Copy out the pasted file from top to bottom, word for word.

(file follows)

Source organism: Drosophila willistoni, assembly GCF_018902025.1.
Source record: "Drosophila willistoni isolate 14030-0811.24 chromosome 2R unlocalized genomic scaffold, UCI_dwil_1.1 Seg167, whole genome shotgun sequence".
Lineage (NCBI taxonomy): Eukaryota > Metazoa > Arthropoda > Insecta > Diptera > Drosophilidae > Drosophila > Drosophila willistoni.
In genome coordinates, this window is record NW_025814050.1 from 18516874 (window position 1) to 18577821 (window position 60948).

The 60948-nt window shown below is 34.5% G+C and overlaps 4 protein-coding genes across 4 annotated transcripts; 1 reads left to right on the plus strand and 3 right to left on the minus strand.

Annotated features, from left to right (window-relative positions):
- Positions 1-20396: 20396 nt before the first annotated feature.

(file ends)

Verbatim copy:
Source organism: Drosophila willistoni, assembly GCF_018902025.1.
Source record: "Drosophila willistoni isolate 14030-0811.24 chromosome 2R unlocalized genomic scaffold, UCI_dwil_1.1 Seg167, whole genome shotgun sequence".
Lineage (NCBI taxonomy): Eukaryota > Metazoa > Arthropoda > Insecta > Diptera > Drosophilidae > Drosophila > Drosophila willistoni.
In genome coordinates, this window is record NW_025814050.1 from 18516874 (window position 1) to 18577821 (window position 60948).

The 60948-nt window shown below is 34.5% G+C and overlaps 4 protein-coding genes across 4 annotated transcripts; 1 reads left to right on the plus strand and 3 right to left on the minus strand.

Annotated features, from left to right (window-relative positions):
- Positions 1-20396: 20396 nt before the first annotated feature.